During the following nine years at Krakow he received his promotion to Feldzeugmeister (25th of October 1897), was awarded the 1st class of the Order of the Iron Crown (1st November 1898) and the Grand cross of the Order of Leopold with war decoration for the knight's cross (13th October 1903) and honored with the title of Oberstinhaber of infantry regiment number 89 (June 1895) and Geheimer Rat or Privy Councillor (1894). The foreign monarchs honored him by the award of the Grand crosses of the Order of Friedrich of Württemberg (13th April 1897), the Prussian Order of the Red Eagle (19th January 1902), the Order of the Crown of Württemberg (18th April 1903) and finally the Brilliants to the Grand cross of the Red Eagle (24th October 1903). On the 3rd of December 1903 Eugen Freiherr von Albori took over the command of the 15th corps at Sarajevo which made him automatically the head of government in Bosnia and the Herzegovina - probably the most important and political post in the Austro-Hungarian Army.
On the 8th of April 1905 Albori received the 1st class of the Ottoman Osmanie Order. In 1906 Feldzeugmeister Freiherr von Albori, who had no children of his own, conferred his title of "Freiherr von" and his Coat of Arms on his brother Johann, who lived as a businessman and estate owner at Trieste and his family. Johann Albori, who had himself been ennobled in 1893 was now also able to carry the title of Freiherr. His son Eduard, who was an active officer, became an Oberst during World War 1 and commanded infantry regiment number 59 from March 1915 to July 1916 and the 5th infantry brigade between September 1916 and August 1917.
In June 1907 Eugen Freiherr von Albori was appointed, with a switch in rank title to General der Infanterie, as General-Truppen-Inspektor (Inpspector General of the Troops). He had now reached the highest possible rank in peacetime. During the crisis in 1908 it was agreed that he, and not one of the Archdukes, would be the superior commander of the whole army in the case of war. On the 1st of September 1907 Albori completed his 50th year on active duty as an officer! On this occasion the Kaiser honored him with the award of the Military Merit Cross with Brilliants. These decorations with brilliants and rubies were personally bestowed by the Emperor on deserving recipients at the Kaiser's own expense. These were not in fact an higher grade of the order but a token of esteem from the Emperor to honour those already possessing the Award. The original intention was to honour individuals close to Kaiser at the time of Jubilees and similar occasions and the practice continued thereafter. Between 1848 and 1918 only 23 pieces with stones were given, 13 with and 10 without the war decoration - this depends on which award the recipient originally held. The greater number of all these decorations are today in different museums in Vienna and Budapest but the particular piece given to General Albori was auctioned in 1993 by the Dorotheum at Vienna. (My special thanks go to their expert Dr. Georg Ludwigstorff who allowed me to examine and photograph the cross before it was sold.) It was surprising that this piece was more unique than one had thought! As an additional honor of the Kaiser it has the Initials "FJI" and the dates "1857" and "1907" inlayed in Gold on the reverse side.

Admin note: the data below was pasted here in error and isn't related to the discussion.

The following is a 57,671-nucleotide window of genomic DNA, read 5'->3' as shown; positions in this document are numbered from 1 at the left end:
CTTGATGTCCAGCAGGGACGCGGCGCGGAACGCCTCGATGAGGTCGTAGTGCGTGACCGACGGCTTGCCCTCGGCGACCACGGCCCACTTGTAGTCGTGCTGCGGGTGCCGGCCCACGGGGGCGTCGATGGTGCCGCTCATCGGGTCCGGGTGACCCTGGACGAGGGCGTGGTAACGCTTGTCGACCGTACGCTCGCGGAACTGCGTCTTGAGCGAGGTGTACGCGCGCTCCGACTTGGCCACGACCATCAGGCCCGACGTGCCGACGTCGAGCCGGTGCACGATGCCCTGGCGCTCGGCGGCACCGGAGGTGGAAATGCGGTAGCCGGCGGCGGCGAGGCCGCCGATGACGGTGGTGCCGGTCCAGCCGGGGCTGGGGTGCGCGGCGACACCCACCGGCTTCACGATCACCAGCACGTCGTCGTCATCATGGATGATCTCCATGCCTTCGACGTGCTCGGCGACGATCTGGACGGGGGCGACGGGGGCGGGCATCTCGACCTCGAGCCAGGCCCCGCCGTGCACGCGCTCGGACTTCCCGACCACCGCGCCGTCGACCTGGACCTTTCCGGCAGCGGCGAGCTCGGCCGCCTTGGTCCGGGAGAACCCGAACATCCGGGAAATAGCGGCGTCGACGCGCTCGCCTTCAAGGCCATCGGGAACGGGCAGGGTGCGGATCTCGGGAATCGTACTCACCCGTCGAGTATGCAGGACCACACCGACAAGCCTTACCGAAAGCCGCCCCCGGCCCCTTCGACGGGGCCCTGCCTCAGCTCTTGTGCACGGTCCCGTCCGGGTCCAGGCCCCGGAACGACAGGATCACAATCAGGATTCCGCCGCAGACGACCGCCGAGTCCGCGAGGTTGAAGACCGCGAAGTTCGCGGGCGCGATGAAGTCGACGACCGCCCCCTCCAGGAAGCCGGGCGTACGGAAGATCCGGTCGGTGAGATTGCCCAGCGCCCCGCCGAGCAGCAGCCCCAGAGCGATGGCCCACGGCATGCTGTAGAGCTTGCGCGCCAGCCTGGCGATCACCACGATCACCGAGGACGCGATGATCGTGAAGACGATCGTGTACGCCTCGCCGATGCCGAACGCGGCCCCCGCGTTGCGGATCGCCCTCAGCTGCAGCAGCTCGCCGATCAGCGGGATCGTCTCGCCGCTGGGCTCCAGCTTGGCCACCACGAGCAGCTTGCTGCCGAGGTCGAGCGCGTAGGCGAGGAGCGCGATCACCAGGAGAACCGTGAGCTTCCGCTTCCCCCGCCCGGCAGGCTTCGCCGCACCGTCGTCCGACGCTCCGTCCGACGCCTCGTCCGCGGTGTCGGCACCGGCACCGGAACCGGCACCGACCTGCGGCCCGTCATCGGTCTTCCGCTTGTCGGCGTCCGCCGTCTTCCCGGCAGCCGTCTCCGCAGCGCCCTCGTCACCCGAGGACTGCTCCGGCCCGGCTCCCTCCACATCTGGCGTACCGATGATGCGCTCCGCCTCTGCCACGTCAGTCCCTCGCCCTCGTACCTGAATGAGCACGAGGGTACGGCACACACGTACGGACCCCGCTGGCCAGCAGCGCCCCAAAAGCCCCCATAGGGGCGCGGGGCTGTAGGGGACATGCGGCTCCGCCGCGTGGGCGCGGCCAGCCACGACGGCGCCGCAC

On the 18th of April 1910 Freiherr von Albori, who was then 72 years old, asked for permission to retire, but this was refused. He was relieved from his post but did not receive his retirement. He was sent on extended leave. He settled in Vienna and during the following years his only efforts were for the society of the White Cross. This society "Weißes Kreuz" was founded in 1882 to support the members of the Austro-Hungarian Army who were wounded during wartime. It took care of their recuperation and the support of the widows and orphans of officers. Albori became their elected President in 1913. General der Infanterie Eugen Freiherr von Albori died in Vienna on the 5th of September 1915.